2. Our ability to do any kind of harm to any resource will diminish drastically once oil and oil equivalent fuels diminish because so many large vehicles and any other equipment with combustion engines won’t operate anymore:
Financial Security Ceases to Exist: Good for Low-Energy Survival on a Changing Planet
by Jan Lundberg   
Image The changing world leaves behind the money = wealth syndrome. We can see the trend gaining momentum in accord with the slow but sure shift in values toward universal ecological living.

The too-successful human species catches up with nature-based realism upon questioning the side-effects of destructive technologies. We are not yet all on the same page, but human consciousness may turn on a dime, like global climate when it reaches a tipping point. The latter may have to happen to enable the former.

Climate is Everything: The Stage Sets for Triage and Transformation
by Jan Lundberg   
-- a voice in Berlin with an update on the new age of sail

What a place, what a time: Berlin's transition from a hard winter to a welcome summer.  No time for springtime; we've all arrived at the global warming cook off. Who wants to contemplate such a thing? Yet, posing that question has a purpose here, to tell of progress on Culture Change's sail transport transition. The backdrop of Berlin is significant as a unique city of keen interest to those involved in social change and who are chafing in more stressful urban scenes.

Building the Vermont Sail Freight Project
by Erik Andrus   
Image How a group of farmers, high school students, and community volunteers are launching a little ship with a big message

Imagine boarding a flat-bottomed sailing barge for a 300-mile voyage from the shores of Lake Champlain to New York harbor. The hold is laden with twelve tons of locally produced wheat, flour, dry beans, maple syrup, apples, cabbages, and hard cider. This is not a historic re-enactment. This is the future!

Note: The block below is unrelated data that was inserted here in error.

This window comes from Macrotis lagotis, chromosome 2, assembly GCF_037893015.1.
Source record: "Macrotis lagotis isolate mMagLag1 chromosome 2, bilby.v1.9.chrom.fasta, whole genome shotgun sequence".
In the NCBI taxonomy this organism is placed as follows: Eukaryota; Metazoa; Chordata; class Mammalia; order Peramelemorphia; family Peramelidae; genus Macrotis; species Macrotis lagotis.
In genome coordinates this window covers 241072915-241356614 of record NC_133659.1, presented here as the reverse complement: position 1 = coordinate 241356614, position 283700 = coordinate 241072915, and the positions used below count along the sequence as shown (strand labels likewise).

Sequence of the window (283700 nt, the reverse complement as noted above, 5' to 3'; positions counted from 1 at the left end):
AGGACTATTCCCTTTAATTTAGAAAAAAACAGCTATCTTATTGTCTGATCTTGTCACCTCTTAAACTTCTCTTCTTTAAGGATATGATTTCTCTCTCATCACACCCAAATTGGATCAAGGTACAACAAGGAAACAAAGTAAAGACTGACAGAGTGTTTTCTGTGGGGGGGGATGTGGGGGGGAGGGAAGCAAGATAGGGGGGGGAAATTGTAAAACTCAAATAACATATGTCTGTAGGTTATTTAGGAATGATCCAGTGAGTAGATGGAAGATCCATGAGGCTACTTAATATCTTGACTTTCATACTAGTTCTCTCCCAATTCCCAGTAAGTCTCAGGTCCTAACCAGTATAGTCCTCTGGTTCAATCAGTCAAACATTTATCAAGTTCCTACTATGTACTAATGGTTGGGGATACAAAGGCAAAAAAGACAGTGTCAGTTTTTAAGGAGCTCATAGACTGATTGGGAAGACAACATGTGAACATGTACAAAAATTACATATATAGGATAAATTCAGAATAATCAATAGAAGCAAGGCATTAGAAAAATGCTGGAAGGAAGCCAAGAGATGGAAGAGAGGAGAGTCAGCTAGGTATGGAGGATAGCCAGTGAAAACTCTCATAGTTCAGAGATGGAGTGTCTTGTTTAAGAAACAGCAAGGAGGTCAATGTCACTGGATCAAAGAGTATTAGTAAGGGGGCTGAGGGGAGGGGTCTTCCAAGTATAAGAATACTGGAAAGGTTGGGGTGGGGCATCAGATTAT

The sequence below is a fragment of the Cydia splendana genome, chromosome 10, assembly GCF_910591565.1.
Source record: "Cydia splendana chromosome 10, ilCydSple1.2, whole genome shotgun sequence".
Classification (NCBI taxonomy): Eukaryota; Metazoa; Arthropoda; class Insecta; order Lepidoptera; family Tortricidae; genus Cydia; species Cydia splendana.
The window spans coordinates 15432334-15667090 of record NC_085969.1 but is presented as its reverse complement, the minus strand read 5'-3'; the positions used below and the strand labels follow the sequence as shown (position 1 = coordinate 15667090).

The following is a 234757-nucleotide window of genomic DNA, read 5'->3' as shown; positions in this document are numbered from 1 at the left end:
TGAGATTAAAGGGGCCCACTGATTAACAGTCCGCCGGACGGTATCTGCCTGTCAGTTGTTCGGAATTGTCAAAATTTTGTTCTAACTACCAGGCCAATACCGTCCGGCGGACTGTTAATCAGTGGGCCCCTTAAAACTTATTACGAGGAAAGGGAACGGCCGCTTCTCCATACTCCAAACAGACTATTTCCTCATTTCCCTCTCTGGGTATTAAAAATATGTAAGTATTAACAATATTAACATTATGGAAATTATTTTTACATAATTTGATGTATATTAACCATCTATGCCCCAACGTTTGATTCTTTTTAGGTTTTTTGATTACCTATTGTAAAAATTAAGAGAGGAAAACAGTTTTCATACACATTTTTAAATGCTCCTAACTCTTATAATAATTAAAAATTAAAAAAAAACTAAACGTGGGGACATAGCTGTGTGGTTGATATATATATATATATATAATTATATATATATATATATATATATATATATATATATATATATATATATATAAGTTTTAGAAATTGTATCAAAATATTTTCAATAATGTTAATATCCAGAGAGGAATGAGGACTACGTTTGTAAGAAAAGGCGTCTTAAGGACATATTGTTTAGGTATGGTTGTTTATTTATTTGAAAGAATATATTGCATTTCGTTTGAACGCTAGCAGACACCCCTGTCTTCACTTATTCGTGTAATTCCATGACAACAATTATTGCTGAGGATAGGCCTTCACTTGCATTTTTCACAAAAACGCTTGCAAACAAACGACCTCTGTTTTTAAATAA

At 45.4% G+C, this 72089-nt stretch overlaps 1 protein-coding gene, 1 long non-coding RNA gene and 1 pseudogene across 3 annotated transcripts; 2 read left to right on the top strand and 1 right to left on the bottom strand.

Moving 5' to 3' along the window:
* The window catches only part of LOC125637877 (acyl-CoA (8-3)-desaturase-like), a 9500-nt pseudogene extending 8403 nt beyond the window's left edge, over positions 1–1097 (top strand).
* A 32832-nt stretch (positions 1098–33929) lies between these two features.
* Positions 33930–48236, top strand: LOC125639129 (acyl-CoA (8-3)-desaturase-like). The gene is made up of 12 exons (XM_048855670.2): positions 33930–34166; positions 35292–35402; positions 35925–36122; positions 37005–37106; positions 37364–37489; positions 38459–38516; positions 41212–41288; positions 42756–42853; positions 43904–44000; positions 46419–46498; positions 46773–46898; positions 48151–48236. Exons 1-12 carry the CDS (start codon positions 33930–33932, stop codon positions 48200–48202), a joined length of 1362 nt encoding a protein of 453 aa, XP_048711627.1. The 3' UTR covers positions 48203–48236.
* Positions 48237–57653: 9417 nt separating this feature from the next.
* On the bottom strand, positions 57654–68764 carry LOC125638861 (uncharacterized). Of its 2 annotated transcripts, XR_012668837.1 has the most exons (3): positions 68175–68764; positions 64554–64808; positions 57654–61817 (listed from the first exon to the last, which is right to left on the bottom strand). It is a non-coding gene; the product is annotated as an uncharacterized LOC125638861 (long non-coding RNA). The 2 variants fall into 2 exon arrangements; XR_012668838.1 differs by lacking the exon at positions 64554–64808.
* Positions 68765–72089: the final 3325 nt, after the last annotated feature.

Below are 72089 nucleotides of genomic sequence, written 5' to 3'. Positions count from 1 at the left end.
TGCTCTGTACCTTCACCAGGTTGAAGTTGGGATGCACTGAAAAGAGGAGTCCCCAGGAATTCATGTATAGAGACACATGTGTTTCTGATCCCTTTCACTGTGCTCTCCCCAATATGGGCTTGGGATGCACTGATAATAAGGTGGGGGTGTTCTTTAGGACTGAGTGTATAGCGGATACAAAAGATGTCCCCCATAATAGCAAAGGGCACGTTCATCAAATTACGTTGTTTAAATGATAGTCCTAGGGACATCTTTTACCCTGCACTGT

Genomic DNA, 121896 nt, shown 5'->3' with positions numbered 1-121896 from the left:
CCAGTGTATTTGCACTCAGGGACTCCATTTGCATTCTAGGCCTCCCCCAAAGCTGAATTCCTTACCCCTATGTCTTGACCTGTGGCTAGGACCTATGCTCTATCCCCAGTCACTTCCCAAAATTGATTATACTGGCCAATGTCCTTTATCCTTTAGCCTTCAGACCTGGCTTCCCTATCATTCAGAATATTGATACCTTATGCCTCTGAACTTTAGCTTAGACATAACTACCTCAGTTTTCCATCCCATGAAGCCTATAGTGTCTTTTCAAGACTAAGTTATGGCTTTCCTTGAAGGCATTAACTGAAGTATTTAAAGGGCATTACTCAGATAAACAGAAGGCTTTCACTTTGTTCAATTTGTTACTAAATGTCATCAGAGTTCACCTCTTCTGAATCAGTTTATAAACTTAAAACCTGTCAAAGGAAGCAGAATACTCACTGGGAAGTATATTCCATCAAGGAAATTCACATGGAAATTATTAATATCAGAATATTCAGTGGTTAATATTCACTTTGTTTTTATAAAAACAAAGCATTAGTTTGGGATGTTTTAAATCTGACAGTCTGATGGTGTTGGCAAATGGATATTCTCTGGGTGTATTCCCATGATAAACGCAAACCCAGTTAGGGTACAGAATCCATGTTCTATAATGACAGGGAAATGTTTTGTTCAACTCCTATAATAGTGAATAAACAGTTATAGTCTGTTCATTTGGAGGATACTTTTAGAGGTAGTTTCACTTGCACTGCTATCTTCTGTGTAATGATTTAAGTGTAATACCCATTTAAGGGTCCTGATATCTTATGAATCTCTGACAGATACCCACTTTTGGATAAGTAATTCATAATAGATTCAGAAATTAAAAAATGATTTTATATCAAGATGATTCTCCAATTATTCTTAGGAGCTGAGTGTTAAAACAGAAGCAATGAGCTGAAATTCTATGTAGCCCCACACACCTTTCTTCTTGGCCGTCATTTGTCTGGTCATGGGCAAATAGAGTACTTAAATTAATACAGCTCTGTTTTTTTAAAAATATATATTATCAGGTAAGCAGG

Where next for the renewable energy European Supergrid?
by Julian Jackson   
ImageThe Supergrid is a massive project to connect renewable power and decarbonize Europe over the next four decades. With its rallying cry of "No Transition without Transmission" the supergrid consortium intends to link up all the national grids in Europe to facilitate the large-scale use of renewable power. Some of the visionaries behind this, like Mainstream Renewable Power's Eddie O'Connor, visualize a Europe generating 100% renewable electricity, without any fossil fuels or nuclear reactors.
Why the U.S. is F'ed up, and what to do about it
by Jan Lundberg   
Mysterious massacres, homelessness, astronomical debt, nonstop topsoil loss, genetically modified crops, wars, mounting nuclear waste, etc. -- these seemingly unrelated crises are part of an unprecedented onslaught by the U.S. against itself and the world. The outrages are becoming less tolerable, as they appear out of control with no end in sight. But we are supposed to accept them all in the name of "society" or "civilization." "Hope" is offered as a way to magically take care of matters.

At some point, many a discerning citizen comes to say "This nation is f---ed up!"  The danger of this mindset is that it shuts down further analysis and any constructive action.  But it also counts as as open-eyed, justified alarm.